When YouTube launched to the public in 2005, the now-ubiquitous red play-button logo contained a simple yet powerful tagline, “Broadcast Yourself.” Inherent in such an imperative is a concept that’s at the core of this course—in today’s wired world, digital video is a powerful storytelling medium, one that can influence constructions of identity, community, culture, and the nature of narrative itself. In this course, we’ll explore the interactivity and narrative of digital video by positioning it as a tool for seeing, exploring, expressing and critiquing within the digital Humanities.
We will look at the various forms of dynamic storytelling, investigate the history of the video medium and what bearing it plays on the broadcast zeitgeist of today, explore formal techniques of digital storytelling including subjectivity, sequencing and transitioning, rhythm and repetition, interactivity, linearity, and meta-narration, tackle analytic tasks such as video annotation and video data analysis, and grapple with the physics of representing moving images in digital form. We will also emphasize, in addition to understanding the theories and specificities of digital video, how we might start acquiring production skills—including exposure to multimedia editing tools, working with codecs and compression, and, of course, leveraging online video dissemination channels such as YouTube. Ultimately, this class allows for students to begin to develop a critical perspective of engaging with digital video in the Humanities as a way to articulate fundamental, narrative-driven application of these rapidly changing paradigms.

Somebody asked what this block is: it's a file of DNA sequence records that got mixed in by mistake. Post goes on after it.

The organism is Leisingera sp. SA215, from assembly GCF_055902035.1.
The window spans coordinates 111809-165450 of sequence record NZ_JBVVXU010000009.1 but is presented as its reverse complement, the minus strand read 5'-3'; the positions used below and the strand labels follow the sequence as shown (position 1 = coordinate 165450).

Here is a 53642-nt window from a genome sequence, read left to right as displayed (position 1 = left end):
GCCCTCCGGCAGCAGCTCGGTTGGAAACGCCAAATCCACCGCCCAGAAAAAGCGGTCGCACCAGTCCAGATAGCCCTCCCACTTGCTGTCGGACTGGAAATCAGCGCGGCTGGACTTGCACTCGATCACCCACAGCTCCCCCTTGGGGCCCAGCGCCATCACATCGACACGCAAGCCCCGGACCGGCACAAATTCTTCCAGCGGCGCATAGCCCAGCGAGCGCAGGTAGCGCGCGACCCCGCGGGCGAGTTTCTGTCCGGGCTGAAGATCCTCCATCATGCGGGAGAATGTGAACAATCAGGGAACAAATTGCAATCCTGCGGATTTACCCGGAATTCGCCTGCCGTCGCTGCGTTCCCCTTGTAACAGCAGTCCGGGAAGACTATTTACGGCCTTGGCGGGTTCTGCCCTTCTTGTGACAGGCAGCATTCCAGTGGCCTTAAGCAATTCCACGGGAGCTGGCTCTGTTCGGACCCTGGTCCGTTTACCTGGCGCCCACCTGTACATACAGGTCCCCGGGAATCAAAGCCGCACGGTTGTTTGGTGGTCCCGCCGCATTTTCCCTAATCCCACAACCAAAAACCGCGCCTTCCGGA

Students will need to bring with them a new-ish laptop and a cell-phone (or other portable device) capable of shooting video, but no other equipment is needed nor knowledge assumed. Before arriving, there are a few things that all course participants will need to do in order to get the most out of the hands-on sections of our course.
1) Download and install Lightworks from http://www.lwks.com/—they have a free install which contains all the features we’ll need for our class and which is also lighter-weight than many video editing packages (alternatively, if you have experience with and access to another video editing software package such as Adobe Premiere or Apple Final Cut Pro, you could bring that instead).
2) Make sure you have a YouTube account configured and ready to go.
3) Email the instructor (email@example.com) with the email address you’d like to use for a WeVideo account (we’ve arranged for a 6 month educational license of this cloud-based editing/publishing platform for all participants).
4) For one of the class exercises, we’ll be working with videographic criticism of an existing movie or television show. When you send the email in the previous step, also include the name of one movie or one television episode (don’t just include a series name … indicate which episode in the series) you’d like to work with during this class section. We’ll then arrange for a fair use digital copy of it for the week.
Undergraduate Library Room 1126